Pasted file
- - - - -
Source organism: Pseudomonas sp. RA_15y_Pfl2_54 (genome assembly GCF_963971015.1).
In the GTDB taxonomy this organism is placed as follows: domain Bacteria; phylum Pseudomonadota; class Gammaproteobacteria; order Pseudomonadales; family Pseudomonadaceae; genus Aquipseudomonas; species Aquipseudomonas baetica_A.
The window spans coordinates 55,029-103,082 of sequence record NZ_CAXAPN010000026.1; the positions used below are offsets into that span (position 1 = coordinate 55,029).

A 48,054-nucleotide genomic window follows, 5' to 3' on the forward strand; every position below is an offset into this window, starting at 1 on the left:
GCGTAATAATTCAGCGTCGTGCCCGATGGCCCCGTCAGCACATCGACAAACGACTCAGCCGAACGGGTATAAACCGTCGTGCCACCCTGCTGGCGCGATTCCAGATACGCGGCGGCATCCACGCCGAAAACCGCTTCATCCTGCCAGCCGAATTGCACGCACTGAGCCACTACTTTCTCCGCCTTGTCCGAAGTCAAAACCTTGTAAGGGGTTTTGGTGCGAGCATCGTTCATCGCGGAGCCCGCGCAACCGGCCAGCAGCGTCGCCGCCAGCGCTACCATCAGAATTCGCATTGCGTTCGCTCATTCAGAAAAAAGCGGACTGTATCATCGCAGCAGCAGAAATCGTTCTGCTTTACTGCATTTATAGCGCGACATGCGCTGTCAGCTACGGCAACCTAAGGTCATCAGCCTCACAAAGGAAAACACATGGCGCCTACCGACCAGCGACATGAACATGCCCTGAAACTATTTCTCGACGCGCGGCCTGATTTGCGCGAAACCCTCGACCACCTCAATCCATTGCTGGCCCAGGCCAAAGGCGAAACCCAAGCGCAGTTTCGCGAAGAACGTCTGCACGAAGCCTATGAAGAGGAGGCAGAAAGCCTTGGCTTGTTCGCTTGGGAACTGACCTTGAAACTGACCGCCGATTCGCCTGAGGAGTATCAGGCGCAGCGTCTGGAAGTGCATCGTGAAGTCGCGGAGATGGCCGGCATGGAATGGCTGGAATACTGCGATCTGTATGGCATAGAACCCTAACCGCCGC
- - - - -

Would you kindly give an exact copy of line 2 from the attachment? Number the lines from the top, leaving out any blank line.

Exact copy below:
In the GTDB taxonomy this organism is placed as follows: domain Bacteria; phylum Pseudomonadota; class Gammaproteobacteria; order Pseudomonadales; family Pseudomonadaceae; genus Aquipseudomonas; species Aquipseudomonas baetica_A.